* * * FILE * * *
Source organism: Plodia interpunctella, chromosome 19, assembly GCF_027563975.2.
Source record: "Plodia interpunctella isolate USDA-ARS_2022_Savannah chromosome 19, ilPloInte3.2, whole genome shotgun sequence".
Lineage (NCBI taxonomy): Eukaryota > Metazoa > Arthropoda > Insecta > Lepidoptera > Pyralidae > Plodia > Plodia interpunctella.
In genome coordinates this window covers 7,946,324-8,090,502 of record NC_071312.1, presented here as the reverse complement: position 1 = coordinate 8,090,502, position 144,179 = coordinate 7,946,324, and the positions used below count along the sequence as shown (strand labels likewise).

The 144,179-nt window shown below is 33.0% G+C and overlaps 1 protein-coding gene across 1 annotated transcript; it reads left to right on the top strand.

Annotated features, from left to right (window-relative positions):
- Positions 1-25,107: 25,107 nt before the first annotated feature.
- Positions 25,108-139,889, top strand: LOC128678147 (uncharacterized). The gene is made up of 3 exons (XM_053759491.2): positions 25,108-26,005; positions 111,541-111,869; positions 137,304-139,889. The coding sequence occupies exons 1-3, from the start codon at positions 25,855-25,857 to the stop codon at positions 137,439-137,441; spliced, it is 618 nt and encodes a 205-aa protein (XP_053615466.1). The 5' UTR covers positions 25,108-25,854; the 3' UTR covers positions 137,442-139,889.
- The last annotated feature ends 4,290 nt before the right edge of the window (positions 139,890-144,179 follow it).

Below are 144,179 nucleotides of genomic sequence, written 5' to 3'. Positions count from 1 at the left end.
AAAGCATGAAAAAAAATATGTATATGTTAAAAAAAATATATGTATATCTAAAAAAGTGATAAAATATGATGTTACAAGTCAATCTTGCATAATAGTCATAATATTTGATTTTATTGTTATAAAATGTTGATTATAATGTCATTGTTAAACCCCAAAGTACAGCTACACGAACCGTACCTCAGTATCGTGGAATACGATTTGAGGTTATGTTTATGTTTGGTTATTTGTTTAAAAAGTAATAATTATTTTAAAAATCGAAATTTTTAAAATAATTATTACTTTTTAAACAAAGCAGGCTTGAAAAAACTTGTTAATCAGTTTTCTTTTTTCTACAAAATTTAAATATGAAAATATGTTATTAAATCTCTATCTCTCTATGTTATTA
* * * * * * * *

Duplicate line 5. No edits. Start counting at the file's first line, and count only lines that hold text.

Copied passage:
The 144,179-nt window shown below is 33.0% G+C and overlaps 1 protein-coding gene across 1 annotated transcript; it reads left to right on the top strand.